01.
Vanilla: A Bit of Botany
a little botanical information on vanilla

description
Vanilla planifolia is a vine from the Orchidaceae family.

The plant's short-blooming flowers are greenish-yellow and are about 2 inches in diameter (5cm). There is less than 1% chance that the flowers will be pollinated in the wild, so in order to receive a steady flow of fruit when grown on farms, the flowers must be hand-pollinated. The flowers are pollinated manually in the morning hours, since they last only a day. The plants are self-fertile, and pollination simply requires a transfer of the pollen from the anther to the stigma. If pollination does not occur, the flower will drop the following day.

Only mature plants (generally over 10 feet in length) will produce fruit. The fruits are pods 6-9 inches long—and often incorrectly referred to as "beans".

common names & nomenclature
The word vanilla, is derived from the diminutive of the Spanish word vaina which means "sheath" or "pod", and so, simply translates as "little pod".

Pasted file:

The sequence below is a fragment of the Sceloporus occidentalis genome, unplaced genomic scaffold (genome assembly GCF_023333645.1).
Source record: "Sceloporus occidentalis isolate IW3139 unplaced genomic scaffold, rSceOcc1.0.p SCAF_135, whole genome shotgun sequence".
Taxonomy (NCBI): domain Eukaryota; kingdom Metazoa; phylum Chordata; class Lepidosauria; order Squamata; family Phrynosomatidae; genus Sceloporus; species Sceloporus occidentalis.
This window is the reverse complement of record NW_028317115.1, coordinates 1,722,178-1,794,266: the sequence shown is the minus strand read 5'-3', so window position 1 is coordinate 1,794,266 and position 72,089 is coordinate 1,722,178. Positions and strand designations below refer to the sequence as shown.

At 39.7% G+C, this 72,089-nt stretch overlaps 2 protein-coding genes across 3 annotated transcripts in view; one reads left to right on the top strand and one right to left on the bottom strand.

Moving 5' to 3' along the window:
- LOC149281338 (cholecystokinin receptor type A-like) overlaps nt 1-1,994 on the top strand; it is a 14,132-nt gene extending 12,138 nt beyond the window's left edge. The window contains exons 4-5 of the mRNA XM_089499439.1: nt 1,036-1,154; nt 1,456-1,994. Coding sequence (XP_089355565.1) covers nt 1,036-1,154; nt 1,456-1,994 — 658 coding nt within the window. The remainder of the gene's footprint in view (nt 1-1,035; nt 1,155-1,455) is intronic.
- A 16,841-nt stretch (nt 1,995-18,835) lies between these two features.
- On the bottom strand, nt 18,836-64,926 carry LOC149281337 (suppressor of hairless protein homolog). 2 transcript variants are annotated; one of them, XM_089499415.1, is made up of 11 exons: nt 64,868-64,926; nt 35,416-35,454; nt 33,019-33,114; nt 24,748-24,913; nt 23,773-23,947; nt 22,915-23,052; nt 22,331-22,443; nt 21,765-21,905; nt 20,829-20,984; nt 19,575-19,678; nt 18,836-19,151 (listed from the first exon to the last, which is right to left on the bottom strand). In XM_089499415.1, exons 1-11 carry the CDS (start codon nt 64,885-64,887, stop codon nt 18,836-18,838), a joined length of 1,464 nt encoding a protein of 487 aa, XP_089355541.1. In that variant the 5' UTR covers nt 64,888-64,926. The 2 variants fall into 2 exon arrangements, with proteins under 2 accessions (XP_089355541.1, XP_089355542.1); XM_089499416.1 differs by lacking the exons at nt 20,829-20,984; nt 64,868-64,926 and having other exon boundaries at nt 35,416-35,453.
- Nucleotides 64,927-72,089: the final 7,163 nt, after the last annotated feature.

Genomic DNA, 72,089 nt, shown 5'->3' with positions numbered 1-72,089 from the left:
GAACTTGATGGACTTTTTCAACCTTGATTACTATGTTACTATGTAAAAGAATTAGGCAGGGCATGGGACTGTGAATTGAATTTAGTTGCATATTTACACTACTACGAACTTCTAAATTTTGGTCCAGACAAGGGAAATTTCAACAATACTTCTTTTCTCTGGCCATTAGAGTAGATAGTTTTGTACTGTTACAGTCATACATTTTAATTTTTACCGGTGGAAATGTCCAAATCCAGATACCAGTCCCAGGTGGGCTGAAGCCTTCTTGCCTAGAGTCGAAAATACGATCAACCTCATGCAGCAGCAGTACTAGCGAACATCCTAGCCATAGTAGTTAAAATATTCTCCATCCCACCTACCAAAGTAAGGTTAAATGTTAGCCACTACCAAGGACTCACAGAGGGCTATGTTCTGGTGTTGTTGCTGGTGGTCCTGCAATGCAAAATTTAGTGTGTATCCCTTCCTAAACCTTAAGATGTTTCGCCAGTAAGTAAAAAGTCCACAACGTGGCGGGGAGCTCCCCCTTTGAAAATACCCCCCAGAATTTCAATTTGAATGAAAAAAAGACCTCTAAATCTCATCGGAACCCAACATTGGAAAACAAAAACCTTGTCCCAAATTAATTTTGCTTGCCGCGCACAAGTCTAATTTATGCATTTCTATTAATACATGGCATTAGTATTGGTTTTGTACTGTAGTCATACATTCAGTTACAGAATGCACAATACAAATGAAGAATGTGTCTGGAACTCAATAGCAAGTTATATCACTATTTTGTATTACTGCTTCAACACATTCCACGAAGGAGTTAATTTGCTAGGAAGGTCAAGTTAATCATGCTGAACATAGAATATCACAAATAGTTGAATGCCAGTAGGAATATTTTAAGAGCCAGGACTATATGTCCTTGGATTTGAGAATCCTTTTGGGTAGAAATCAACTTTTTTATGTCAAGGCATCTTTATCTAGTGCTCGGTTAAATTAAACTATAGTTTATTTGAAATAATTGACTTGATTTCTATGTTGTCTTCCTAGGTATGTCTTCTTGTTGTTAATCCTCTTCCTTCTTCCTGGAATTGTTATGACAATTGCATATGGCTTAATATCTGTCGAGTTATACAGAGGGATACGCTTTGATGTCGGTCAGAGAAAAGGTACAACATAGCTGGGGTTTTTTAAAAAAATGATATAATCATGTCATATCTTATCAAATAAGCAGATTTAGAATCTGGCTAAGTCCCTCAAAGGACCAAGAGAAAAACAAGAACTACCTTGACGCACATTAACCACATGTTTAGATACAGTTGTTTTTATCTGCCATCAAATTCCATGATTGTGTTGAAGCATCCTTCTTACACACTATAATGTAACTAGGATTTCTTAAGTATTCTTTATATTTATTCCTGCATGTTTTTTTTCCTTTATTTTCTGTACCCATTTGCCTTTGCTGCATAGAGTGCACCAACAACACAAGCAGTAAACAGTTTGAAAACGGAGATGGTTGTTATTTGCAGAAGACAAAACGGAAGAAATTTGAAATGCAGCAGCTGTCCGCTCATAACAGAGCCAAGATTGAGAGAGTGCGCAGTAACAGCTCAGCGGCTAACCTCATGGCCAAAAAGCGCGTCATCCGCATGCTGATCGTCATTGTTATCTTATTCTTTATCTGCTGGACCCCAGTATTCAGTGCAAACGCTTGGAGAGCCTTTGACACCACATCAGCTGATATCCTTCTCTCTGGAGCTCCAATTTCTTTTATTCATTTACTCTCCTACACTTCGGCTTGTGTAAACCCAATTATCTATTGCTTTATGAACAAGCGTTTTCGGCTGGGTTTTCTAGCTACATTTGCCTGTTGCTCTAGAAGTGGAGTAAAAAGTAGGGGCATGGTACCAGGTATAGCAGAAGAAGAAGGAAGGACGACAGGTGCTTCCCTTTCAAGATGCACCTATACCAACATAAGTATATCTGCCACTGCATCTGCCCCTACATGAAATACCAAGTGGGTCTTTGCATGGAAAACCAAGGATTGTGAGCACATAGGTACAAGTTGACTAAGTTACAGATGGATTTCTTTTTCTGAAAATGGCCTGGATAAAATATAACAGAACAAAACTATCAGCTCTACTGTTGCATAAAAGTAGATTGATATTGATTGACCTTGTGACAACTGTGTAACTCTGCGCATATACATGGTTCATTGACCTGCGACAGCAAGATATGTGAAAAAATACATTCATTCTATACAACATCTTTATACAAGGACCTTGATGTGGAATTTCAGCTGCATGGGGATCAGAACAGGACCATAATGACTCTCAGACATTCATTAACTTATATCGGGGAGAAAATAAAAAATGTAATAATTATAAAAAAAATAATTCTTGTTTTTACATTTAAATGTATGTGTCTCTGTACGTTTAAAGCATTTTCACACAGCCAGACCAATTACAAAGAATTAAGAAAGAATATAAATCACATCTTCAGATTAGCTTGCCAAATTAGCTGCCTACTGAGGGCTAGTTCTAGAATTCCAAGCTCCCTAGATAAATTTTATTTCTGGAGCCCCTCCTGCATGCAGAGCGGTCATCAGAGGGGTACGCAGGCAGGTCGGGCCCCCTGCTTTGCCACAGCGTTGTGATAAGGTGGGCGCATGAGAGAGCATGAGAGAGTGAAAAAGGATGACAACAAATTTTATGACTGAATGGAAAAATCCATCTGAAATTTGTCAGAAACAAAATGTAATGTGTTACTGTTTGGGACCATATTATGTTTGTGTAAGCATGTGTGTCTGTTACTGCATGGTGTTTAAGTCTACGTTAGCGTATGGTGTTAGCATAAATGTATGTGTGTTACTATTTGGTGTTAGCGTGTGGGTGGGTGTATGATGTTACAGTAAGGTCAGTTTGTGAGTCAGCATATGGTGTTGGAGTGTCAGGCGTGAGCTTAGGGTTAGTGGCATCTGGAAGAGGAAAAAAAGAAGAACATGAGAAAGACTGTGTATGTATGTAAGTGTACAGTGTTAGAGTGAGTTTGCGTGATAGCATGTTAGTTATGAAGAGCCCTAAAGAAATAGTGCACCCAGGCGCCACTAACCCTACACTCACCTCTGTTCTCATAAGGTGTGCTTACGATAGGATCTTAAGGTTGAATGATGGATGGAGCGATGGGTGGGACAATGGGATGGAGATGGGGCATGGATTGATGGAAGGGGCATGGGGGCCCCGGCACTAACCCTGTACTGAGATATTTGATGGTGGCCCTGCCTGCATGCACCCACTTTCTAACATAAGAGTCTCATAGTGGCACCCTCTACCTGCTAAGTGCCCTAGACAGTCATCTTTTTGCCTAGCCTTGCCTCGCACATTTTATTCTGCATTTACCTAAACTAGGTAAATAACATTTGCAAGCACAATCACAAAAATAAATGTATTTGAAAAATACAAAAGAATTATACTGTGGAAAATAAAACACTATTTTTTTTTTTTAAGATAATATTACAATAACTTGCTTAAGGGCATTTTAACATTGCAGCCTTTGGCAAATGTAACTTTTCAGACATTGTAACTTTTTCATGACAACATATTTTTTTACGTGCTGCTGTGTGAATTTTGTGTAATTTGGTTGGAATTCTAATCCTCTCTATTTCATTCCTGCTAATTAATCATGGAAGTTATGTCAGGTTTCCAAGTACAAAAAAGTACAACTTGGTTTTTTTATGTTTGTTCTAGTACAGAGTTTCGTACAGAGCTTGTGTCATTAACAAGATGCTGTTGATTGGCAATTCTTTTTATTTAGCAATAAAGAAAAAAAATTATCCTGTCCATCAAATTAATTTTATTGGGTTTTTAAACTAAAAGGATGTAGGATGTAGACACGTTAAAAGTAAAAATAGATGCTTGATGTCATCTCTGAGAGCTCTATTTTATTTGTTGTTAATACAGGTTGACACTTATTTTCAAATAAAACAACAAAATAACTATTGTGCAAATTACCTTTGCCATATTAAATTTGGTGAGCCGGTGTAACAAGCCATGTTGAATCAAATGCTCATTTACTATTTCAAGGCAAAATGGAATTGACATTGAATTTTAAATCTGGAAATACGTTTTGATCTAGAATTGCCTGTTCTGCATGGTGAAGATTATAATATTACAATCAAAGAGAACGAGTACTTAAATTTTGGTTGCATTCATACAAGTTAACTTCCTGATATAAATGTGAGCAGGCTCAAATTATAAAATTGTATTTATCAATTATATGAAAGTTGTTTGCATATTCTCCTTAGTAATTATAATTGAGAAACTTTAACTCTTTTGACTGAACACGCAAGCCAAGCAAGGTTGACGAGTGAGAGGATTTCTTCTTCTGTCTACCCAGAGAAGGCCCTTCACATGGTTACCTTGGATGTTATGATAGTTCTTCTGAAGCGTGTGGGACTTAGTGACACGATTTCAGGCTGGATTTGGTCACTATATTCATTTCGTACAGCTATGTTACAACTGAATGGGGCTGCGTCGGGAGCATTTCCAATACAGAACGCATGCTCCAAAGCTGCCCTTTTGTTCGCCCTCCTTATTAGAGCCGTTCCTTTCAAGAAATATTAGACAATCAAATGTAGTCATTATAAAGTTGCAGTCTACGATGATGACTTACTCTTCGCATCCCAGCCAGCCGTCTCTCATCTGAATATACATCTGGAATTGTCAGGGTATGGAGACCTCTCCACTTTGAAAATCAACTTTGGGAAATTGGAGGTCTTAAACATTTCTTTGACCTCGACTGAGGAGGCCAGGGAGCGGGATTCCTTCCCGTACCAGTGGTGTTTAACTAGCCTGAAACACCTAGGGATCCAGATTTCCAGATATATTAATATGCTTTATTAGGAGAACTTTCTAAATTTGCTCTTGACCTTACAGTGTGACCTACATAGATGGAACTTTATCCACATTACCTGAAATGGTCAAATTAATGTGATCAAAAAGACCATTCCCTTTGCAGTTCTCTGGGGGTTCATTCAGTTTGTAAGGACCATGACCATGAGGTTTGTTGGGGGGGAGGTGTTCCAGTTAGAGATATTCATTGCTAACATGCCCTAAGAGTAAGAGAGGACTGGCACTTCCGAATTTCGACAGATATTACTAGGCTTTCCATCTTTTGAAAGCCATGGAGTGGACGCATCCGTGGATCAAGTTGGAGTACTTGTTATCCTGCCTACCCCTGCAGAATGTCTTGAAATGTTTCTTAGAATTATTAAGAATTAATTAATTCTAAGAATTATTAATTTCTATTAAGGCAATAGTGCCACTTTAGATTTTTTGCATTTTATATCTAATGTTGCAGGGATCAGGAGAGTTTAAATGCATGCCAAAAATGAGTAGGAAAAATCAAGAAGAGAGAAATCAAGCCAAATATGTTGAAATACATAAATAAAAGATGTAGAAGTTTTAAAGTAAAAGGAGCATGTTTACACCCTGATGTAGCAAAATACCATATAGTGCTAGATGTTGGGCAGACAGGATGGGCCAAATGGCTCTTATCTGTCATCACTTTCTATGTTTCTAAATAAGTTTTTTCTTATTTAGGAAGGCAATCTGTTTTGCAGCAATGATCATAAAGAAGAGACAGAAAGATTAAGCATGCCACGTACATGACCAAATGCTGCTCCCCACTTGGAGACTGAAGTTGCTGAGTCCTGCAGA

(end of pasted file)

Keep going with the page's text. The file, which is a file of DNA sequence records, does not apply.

Also known as:
vanilla, vanilla bean, vainilla, araco aromatico, banillenlen, flat-leaved vanilla, tahitian vanilla, west indian vanilla, vanilla fragrans

Vanilla, the exotic, floral, and sweet commodity
02.
Vanilla: Where in the World
habitat and range for vanilla

Vanilla planifolia is a species of vanilla orchid that is native to Mexico, also found in Central America and the West Indies. It is harvested mostly in Mexico and Madagascar.

03.
Vanilla: Cultivation & Harvesting
considerations for growing and harvesting vanilla

climate
Vanilla planifolia prefers hot, wet, tropical rainforest climates in indirect sunlight.

soil
Vanilla plants begin growing in rich, fertile soil, but will soon climb and grow on nearby tropical trees and at some point the plant base will rot away and the plant will be truly epiphytic (a non-parasitic plant that grows on another plant).

growing
Vanilla propagates readily from cuttings grown in a warm, humid greenhouse. Vanilla plants grown from cuttings will take three to four years to flower.

harvesting
Fruits ("pods", "beans") mature after about five months, at which point they are harvested and cured. Curing ferments and dries the pods. Curing also minimizes the loss of essential oils. Vanilla extract is obtained from this portion of the plant.

preserving
Store cured vanilla in an airtight container in a cool, dry place.